Saturday, May 6, 2017

Minnesota AG Investigates Kars4Kids

One of the country's largest vehicle donation charities, Kars4Kids, is the subject of a troubling report from Minnesota's attorney general that accuses the non-profit of misleading donors.

The Minnesota attorney general is joining a chorus of states with complaints against the charity about how much of the money raised by car donations is going to kids and where that money is being spent, reports CBS News.

The well-known Kars4Kids' jingle makes a simple request, "donate your car today…" and has weathered the wrath of comics.

Lori Swanson
However, new revelations about the charity are no laughing matter. According to the Minnesota attorney general, between 2012 and 2014, Kars4Kids raised $3 million in the state through car donations. But less than $12,000, less than one percent of what was raised, went to Minnesota kids.

"I think it's important when people donate to a charity, that they have information in terms of where their money is going," said Minnesota Attorney General Lori Swanson.

Where does the money go? Ninety percent of the monies donated go to a sister organization, Oorah, a New Jersey-based charity that operates Jewish youth summer camps in New York.

"My main concern about Kars4Kids is that people don't know what's really happening with this charity," said Daniel Borochoff, the president of CharityWatch.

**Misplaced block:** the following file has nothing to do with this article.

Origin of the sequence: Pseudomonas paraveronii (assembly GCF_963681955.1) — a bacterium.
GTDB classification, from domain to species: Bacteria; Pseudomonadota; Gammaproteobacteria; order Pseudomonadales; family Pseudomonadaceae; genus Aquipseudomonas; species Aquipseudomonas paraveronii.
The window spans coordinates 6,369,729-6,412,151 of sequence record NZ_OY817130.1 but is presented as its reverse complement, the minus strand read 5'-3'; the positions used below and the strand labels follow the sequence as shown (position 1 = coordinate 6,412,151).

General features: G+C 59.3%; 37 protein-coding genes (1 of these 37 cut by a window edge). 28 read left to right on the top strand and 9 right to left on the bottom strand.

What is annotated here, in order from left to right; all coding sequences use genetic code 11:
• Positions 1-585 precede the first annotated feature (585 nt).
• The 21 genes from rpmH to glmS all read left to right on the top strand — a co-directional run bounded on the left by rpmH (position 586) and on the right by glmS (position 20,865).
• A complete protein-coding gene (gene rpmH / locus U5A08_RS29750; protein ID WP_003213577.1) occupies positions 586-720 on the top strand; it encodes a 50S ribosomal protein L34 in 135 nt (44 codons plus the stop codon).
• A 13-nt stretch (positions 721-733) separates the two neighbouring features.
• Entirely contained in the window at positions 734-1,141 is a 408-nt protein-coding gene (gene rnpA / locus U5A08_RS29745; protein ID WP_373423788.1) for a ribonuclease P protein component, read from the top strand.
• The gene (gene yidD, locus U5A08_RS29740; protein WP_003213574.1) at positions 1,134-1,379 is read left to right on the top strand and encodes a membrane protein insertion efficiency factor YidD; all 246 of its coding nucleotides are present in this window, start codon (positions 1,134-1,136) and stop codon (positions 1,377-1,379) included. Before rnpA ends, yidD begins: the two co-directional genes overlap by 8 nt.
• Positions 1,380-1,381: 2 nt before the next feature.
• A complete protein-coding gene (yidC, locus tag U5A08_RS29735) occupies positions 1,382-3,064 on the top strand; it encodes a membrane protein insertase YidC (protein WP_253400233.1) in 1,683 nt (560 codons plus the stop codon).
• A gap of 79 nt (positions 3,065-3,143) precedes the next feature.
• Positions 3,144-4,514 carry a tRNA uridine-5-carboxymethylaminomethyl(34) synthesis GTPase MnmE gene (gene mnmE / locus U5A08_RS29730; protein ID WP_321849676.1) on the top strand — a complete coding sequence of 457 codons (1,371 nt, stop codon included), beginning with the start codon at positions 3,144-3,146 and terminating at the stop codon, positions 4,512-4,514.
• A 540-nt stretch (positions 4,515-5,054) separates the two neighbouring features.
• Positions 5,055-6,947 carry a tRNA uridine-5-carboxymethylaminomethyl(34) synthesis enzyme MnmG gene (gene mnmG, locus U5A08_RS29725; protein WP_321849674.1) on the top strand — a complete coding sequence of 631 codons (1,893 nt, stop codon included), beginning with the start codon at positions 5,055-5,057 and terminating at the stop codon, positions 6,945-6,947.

"That's fine if people want to raise money for orthodox Jews, but they need to be clear and state that's what the purpose is," Borochoff said.

Kars4Kids issued a statement addressing the allegations.

"Since we are headquartered in the northeast, many of our programs and recipients naturally come from this area," the statement reads.  "We believe Minnesota residents…appreciate that their generous donations to Kars4Kids help children both in and out of state."

The 2015 budget for their ads? Seventeen million dollars, according to CharityWatch, which is even more than Kars4Kids gave to Oorah.

"So when one makes a donation to Kars4Kids, they're basically paying for those ads," Borochoff said.

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